Jazz It Up: The South Beach Jazz Festival

Samantha Elkins, News Editor

Jazz music floated through Lincoln Road and down to Miami Beach during the first weekend in January, attracting jazz enthusiasts and tourists alike to the sixth annual South Beach Jazz Festival, which showcased the musical talents of musicians with disabilities

Power Access – a non-profit that raises awareness and provides opportunities to those with disabilities – presented the Festival. Founder David New created Power Access to educate others about people living and working with disabilities. New regained his ability to walk and hear after becoming paralyzed from the waist down, and he continues to break down barriers for the disabled community.

At the SBJF, performances included many different styles of jazz music, including classic, Latin and New Orleans styles; almost all performances were free of charge. At least one person performing in each band had a disability. Many Grammy-award winning bands headlined the event, including the Blind Boys of Alabama, Aymée Nuviola and Gonzalo Rubalcaba. 

“In terms of musicians with disabilities, the music industry – as wonderful an industry as it is – has a tendency to be pretty inequitable in terms of the music that’s performed and the diversity of musicians that are performing it,” Miami Palmetto Senior High senior Daniel Solomon said. “Any opportunity to showcase musicians with disabilities from different backgrounds is very important. Especially in an area like Miami, when culture and music is such a part of who we are and what we do, it’s pretty important to be able to highlight musicians of different backgrounds.”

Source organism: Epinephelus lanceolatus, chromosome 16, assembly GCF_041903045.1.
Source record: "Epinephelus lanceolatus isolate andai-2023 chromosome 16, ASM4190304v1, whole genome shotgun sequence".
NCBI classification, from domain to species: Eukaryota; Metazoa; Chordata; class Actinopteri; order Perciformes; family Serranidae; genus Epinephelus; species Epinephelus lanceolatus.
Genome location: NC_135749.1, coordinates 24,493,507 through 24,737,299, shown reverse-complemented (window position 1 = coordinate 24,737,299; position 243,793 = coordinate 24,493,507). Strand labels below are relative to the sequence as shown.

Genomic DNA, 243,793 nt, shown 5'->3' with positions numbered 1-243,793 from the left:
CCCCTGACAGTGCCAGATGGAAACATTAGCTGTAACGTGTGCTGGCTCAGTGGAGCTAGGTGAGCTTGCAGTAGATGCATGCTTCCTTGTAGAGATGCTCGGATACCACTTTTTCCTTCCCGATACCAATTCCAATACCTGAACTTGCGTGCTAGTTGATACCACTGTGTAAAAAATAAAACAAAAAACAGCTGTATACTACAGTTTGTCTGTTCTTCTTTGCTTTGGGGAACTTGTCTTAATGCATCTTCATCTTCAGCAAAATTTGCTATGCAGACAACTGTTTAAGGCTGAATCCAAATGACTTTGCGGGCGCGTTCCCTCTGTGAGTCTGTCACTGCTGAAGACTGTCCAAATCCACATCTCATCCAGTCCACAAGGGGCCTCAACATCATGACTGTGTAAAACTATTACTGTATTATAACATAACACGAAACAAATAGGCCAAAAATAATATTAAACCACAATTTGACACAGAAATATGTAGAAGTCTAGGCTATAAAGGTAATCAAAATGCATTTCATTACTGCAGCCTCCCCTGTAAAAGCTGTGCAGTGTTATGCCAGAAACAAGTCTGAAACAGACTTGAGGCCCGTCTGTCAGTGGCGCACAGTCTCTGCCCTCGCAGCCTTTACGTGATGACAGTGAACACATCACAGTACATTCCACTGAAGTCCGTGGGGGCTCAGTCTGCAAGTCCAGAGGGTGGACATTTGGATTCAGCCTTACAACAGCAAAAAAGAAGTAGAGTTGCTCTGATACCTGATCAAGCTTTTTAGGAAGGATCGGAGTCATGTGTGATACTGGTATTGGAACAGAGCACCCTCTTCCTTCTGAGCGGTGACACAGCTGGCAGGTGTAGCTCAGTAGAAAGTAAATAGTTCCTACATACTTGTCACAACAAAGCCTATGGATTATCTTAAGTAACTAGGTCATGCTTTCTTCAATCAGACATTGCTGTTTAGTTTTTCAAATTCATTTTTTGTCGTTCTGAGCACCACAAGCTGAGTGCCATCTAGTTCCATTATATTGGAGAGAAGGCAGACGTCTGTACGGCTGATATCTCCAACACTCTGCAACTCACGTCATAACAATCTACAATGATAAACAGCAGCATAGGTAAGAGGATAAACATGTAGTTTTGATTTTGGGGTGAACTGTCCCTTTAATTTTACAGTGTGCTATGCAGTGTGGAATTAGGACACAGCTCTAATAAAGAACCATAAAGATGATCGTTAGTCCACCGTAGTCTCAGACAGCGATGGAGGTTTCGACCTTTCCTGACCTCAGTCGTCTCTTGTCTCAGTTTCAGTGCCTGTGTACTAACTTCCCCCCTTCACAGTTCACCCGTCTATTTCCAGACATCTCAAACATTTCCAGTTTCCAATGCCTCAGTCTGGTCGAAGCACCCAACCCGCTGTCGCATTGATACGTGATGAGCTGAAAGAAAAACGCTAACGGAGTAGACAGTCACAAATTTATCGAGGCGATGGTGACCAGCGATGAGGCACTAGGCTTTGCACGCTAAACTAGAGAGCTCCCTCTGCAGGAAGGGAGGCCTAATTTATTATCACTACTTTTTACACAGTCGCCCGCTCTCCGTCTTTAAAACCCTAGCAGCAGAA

Solomon founded the Pinecrest City Music Project, an organization that aims to create holistic arts leaders both in and outside of the classroom. A partially blind musician himself, Solomon ensures that students at PCMP are taught all aspects of music, including who made it and their background. The curriculum was specifically designed to allow each student to play music that represented them and their community, echoing the inclusivity that SBJF emphasizes each year.

“Music connects people through something that is very different from a language. For music,  you can feel it… [With] language, you need to be able to understand the language in order to understand each other. Music is a language in which everyone can understand, without really understanding,” Palmetto Orchestra Director Ms. Angela Lin said. 

The SBJF has already announced the dates for next year’s festival, continuing their tradition to expand perspectives and enrich lives with jazz music.